from mild depression. She recommitted
to improving how she interacted with
her students and to planning more
engaging lessons. We both agreed to
check in from time to time to keep
Anne’s new goals in sight.
I used the confrontation model
many more times over the years and
found that it brings me clarity each
time. For the last several years of my
principalship, I was on a mission to
create a school culture that valued
relationships and honest conversation. I
started with myself, changing how I
engaged with others. This doesn’t mean
that I talked with every single person
about every single issue. Instead, I gave
time and space to situations and waited
to see which ones seized hold of my
attention and didn’t let go. I learned to
soften my tone and invite other people
to share their perspectives, so that
confrontation was about our combined
search for the truth.
I became calmer in confrontation
conversations because I had greater
clarity. I no longer shoved aside issues
that I had avoided talking about in the
past. This conversational model gave
me the tools I needed to tackle and
resolve tough issues. And as a surprising
byproduct of my growth, several staff
members began having successful
confrontation conversations, too.
I can’t say that by talking with Anne
I eliminated all problems with her or
between her and other staff members.
What I can say is that I felt less stress as
I now had the conversations that
previously weighed me down and more
self-confidence in my growing ability to
communicate with others in an
authentic way.
I learned that each conversation we
have builds trust in each of our
relationships. Over the years, I had
many other confrontation conversations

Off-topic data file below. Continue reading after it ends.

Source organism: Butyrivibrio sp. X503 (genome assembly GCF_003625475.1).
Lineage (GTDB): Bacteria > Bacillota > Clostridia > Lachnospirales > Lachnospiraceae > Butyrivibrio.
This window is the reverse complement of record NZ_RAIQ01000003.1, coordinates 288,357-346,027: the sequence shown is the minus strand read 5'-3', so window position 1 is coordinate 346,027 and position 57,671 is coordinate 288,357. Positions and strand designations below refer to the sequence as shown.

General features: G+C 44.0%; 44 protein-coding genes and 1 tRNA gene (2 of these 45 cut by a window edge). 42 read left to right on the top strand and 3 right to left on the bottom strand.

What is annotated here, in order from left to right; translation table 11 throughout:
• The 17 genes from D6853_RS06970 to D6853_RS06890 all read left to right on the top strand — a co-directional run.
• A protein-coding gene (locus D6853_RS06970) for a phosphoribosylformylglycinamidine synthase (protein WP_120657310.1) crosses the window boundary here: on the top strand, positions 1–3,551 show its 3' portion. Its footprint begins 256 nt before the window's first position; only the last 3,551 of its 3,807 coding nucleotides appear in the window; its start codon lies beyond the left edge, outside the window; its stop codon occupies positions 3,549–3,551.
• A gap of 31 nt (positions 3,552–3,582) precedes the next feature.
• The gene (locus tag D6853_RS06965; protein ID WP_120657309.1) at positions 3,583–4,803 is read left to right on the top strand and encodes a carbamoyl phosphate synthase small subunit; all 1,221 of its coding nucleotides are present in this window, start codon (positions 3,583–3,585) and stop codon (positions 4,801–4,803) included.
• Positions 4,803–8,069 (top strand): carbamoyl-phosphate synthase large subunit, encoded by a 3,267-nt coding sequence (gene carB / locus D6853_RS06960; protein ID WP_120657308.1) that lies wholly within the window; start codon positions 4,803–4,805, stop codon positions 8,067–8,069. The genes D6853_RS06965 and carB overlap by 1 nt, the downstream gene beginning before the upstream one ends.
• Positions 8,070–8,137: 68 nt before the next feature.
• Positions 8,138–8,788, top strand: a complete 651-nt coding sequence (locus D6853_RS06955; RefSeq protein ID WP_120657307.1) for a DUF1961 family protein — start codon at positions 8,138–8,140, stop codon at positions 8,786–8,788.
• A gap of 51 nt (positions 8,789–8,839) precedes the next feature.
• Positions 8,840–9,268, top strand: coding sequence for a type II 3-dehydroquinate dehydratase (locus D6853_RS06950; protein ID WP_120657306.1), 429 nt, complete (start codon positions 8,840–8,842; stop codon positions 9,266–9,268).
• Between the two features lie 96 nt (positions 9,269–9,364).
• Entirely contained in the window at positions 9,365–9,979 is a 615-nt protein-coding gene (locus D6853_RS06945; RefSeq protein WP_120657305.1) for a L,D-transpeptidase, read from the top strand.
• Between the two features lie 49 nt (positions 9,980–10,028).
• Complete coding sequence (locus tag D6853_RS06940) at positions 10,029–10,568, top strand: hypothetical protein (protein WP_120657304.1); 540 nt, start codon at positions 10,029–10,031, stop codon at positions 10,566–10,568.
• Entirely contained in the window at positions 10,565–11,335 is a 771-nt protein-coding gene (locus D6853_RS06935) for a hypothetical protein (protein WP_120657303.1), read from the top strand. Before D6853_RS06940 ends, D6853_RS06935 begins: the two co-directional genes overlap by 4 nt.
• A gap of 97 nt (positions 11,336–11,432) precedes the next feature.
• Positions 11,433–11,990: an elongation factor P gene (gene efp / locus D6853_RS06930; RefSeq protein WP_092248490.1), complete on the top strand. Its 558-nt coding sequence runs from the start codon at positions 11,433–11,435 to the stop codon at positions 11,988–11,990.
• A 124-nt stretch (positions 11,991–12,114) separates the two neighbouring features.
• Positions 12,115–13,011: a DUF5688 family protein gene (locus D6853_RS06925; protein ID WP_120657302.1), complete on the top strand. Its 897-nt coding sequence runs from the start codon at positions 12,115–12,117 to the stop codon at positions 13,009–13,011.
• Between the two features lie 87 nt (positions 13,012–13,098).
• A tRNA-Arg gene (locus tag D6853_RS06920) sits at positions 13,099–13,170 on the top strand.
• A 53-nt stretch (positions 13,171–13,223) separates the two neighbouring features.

about conflicts over curriculum
approaches, scheduling issues,
instructional practices, absenteeism,
and more. By changing how I discussed
difficult issues, I invited others to do
the same. I like to think that my
leadership helped our school
community to talk about our conflicts
in a direct and trusting way. I saw
evidence of this in the years that
followed when many more successful
confrontation conversations led many
members of our staff to listen to one
another with greater respect and
understanding, benefitting our students
and enhancing the learning

Jamie Sussel Turner, an
elementary principal for 12 years,
mentors principals and leads Fierce
Conversations workshops. ■
Work toward full understanding
how we use this model for confrontation
is also important — i have a couple more
steps to the model that follow up on that key
opening statement. first, when you invite the
other person to give his or her perspective, be
sure to dig for full understanding, as Jamie
sussel Turner suggests. as you work towards
resolution, think about what you and your
partner have learned. where are you now?
what is your next step forward? and finally,
how will you follow up in the future with one
another? it helps to think ahead to your next
conversation as you build your ongoing
understanding and relationships.
— Susan Scott